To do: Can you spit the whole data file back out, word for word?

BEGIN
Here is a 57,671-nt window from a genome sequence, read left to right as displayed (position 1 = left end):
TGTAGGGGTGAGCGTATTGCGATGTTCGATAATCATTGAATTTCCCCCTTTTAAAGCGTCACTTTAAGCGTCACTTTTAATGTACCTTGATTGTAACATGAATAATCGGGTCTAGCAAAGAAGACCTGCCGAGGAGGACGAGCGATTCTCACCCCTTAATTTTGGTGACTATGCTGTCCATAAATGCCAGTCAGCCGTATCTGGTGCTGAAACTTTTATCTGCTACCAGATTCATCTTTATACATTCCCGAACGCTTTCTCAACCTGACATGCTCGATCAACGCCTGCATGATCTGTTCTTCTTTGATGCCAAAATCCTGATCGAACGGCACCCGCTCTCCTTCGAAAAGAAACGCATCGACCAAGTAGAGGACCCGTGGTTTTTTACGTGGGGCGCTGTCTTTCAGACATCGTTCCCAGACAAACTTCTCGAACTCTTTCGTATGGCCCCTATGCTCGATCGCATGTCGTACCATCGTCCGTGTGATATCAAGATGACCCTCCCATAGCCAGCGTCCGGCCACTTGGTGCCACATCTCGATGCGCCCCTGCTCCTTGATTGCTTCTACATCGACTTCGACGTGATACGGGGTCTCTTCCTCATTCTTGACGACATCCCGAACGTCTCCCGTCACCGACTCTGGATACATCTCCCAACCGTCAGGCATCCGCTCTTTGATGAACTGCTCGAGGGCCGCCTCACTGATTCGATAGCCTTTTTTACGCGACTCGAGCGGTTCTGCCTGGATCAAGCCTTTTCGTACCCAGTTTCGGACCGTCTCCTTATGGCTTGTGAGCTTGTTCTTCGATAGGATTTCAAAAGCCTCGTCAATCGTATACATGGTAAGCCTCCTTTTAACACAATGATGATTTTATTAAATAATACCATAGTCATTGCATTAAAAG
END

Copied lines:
Here is a 57,671-nt window from a genome sequence, read left to right as displayed (position 1 = left end):
TGTAGGGGTGAGCGTATTGCGATGTTCGATAATCATTGAATTTCCCCCTTTTAAAGCGTCACTTTAAGCGTCACTTTTAATGTACCTTGATTGTAACATGAATAATCGGGTCTAGCAAAGAAGACCTGCCGAGGAGGACGAGCGATTCTCACCCCTTAATTTTGGTGACTATGCTGTCCATAAATGCCAGTCAGCCGTATCTGGTGCTGAAACTTTTATCTGCTACCAGATTCATCTTTATACATTCCCGAACGCTTTCTCAACCTGACATGCTCGATCAACGCCTGCATGATCTGTTCTTCTTTGATGCCAAAATCCTGATCGAACGGCACCCGCTCTCCTTCGAAAAGAAACGCATCGACCAAGTAGAGGACCCGTGGTTTTTTACGTGGGGCGCTGTCTTTCAGACATCGTTCCCAGACAAACTTCTCGAACTCTTTCGTATGGCCCCTATGCTCGATCGCATGTCGTACCATCGTCCGTGTGATATCAAGATGACCCTCCCATAGCCAGCGTCCGGCCACTTGGTGCCACATCTCGATGCGCCCCTGCTCCTTGATTGCTTCTACATCGACTTCGACGTGATACGGGGTCTCTTCCTCATTCTTGACGACATCCCGAACGTCTCCCGTCACCGACTCTGGATACATCTCCCAACCGTCAGGCATCCGCTCTTTGATGAACTGCTCGAGGGCCGCCTCACTGATTCGATAGCCTTTTTTACGCGACTCGAGCGGTTCTGCCTGGATCAAGCCTTTTCGTACCCAGTTTCGGACCGTCTCCTTATGGCTTGTGAGCTTGTTCTTCGATAGGATTTCAAAAGCCTCGTCAATCGTATACATGGTAAGCCTCCTTTTAACACAATGATGATTTTATTAAATAATACCATAGTCATTGCATTAAAAG